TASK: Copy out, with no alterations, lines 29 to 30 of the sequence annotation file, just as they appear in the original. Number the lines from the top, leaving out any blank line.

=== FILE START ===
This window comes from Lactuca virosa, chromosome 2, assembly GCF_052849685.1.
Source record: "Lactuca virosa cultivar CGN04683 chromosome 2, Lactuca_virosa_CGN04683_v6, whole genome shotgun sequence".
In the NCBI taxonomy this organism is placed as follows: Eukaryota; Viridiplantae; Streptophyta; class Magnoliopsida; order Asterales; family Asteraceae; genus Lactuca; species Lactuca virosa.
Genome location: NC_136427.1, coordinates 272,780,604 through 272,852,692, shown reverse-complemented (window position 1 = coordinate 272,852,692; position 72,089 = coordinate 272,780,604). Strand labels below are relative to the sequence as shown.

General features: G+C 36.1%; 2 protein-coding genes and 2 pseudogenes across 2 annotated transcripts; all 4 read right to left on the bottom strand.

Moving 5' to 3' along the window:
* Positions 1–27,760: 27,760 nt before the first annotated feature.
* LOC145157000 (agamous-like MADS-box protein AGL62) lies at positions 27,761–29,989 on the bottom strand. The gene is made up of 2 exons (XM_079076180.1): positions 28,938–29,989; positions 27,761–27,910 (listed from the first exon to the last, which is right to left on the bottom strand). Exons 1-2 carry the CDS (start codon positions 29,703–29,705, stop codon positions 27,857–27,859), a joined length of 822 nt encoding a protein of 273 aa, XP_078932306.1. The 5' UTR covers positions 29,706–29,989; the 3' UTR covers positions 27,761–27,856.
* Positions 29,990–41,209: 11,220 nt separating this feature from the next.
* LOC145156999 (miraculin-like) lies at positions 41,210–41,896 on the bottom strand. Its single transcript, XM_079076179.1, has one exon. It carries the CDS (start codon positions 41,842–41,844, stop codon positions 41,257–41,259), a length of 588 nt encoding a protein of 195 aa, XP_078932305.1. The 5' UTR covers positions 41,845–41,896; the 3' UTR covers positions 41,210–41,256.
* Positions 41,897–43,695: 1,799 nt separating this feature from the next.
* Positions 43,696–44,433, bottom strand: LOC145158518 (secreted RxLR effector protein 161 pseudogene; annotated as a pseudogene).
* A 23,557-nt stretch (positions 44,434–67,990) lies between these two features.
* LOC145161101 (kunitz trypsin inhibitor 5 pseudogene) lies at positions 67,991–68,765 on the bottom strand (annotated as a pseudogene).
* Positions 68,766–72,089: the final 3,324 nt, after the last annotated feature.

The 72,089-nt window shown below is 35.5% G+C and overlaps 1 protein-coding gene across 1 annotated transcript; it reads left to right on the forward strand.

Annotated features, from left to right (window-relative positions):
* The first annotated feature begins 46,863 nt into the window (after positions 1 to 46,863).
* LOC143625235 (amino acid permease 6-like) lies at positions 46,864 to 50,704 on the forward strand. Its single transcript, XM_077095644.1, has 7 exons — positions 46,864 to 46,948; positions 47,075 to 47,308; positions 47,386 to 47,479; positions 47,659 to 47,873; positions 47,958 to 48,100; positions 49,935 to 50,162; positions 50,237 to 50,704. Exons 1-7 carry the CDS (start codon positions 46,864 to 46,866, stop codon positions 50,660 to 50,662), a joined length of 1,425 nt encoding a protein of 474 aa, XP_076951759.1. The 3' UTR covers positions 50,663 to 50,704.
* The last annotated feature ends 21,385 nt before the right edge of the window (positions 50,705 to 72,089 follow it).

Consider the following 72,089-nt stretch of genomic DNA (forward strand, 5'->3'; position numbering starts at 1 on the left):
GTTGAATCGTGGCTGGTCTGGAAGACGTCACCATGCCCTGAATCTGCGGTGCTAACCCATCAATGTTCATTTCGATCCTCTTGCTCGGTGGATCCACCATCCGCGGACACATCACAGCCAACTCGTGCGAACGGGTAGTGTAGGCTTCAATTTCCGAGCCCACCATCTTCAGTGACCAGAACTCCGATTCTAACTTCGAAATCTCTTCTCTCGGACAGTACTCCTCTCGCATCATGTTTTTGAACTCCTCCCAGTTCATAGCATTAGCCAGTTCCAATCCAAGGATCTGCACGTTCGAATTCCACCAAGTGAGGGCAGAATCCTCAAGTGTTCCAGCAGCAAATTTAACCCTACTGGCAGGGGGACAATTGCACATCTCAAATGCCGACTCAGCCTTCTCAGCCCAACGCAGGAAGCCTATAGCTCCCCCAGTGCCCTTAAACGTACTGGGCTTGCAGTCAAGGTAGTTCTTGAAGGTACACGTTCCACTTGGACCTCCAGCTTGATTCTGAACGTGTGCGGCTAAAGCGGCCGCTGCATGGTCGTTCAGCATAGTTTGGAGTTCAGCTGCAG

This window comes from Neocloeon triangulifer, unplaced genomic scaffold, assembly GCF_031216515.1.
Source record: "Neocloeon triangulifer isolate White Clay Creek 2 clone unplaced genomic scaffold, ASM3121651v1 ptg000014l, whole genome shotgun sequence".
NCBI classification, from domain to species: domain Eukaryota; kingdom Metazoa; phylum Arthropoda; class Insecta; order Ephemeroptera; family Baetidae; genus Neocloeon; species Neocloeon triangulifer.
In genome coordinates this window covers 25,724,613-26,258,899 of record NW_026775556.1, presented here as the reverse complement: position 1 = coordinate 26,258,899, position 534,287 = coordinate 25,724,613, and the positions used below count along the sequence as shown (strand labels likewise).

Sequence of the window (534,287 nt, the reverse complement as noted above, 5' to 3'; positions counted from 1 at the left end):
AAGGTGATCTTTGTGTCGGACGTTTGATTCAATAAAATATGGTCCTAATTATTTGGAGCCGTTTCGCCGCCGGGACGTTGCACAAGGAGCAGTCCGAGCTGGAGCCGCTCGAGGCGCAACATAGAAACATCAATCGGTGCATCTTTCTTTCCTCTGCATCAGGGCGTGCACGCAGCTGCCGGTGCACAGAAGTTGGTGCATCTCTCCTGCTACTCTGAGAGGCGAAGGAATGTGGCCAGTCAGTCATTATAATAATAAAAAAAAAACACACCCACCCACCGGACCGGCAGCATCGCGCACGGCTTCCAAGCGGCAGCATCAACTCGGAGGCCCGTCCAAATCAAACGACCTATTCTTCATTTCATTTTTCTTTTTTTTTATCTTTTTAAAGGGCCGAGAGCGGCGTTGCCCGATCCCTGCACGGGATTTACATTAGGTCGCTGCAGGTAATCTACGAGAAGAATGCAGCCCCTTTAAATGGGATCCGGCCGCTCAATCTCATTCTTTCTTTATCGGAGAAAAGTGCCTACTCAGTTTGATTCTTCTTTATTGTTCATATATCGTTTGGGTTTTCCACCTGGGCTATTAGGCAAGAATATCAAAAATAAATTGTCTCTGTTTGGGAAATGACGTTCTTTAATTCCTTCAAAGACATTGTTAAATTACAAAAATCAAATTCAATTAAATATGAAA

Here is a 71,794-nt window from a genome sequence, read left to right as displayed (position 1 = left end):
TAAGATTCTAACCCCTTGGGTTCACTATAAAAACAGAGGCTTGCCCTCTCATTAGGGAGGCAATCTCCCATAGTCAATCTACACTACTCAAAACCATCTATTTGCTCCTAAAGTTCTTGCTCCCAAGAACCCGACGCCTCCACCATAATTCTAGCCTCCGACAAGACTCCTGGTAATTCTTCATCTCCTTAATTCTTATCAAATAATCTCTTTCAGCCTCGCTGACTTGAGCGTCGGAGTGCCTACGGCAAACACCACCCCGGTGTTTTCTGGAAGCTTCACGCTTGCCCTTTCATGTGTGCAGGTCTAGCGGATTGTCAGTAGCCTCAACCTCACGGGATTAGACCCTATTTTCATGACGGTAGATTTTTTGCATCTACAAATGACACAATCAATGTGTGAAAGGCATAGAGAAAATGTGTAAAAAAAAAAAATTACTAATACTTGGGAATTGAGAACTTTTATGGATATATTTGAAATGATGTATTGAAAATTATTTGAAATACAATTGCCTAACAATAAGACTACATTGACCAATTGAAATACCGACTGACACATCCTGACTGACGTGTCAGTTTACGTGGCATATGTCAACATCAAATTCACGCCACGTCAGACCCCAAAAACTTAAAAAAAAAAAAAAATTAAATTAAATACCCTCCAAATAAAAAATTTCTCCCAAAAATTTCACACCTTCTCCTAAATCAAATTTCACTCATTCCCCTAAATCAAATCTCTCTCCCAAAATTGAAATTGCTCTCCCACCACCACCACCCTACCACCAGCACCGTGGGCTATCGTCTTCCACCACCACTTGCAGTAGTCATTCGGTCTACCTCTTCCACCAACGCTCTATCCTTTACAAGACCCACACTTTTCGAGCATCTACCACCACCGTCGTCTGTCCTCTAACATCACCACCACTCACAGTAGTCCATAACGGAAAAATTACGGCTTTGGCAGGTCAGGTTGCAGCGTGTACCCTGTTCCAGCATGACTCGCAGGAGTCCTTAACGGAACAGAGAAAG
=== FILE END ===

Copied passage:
Here is a 71,794-nt window from a genome sequence, read left to right as displayed (position 1 = left end):
TAAGATTCTAACCCCTTGGGTTCACTATAAAAACAGAGGCTTGCCCTCTCATTAGGGAGGCAATCTCCCATAGTCAATCTACACTACTCAAAACCATCTATTTGCTCCTAAAGTTCTTGCTCCCAAGAACCCGACGCCTCCACCATAATTCTAGCCTCCGACAAGACTCCTGGTAATTCTTCATCTCCTTAATTCTTATCAAATAATCTCTTTCAGCCTCGCTGACTTGAGCGTCGGAGTGCCTACGGCAAACACCACCCCGGTGTTTTCTGGAAGCTTCACGCTTGCCCTTTCATGTGTGCAGGTCTAGCGGATTGTCAGTAGCCTCAACCTCACGGGATTAGACCCTATTTTCATGACGGTAGATTTTTTGCATCTACAAATGACACAATCAATGTGTGAAAGGCATAGAGAAAATGTGTAAAAAAAAAAAATTACTAATACTTGGGAATTGAGAACTTTTATGGATATATTTGAAATGATGTATTGAAAATTATTTGAAATACAATTGCCTAACAATAAGACTACATTGACCAATTGAAATACCGACTGACACATCCTGACTGACGTGTCAGTTTACGTGGCATATGTCAACATCAAATTCACGCCACGTCAGACCCCAAAAACTTAAAAAAAAAAAAAAATTAAATTAAATACCCTCCAAATAAAAAATTTCTCCCAAAAATTTCACACCTTCTCCTAAATCAAATTTCACTCATTCCCCTAAATCAAATCTCTCTCCCAAAATTGAAATTGCTCTCCCACCACCACCACCCTACCACCAGCACCGTGGGCTATCGTCTTCCACCACCACTTGCAGTAGTCATTCGGTCTACCTCTTCCACCAACGCTCTATCCTTTACAAGACCCACACTTTTCGAGCATCTACCACCACCGTCGTCTGTCCTCTAACATCACCACCACTCACAGTAGTCCATAACGGAAAAATTACGGCTTTGGCAGGTCAGGTTGCAGCGTGTACCCTGTTCCAGCATGACTCGCAGGAGTCCTTAACGGAACAGAGAAAG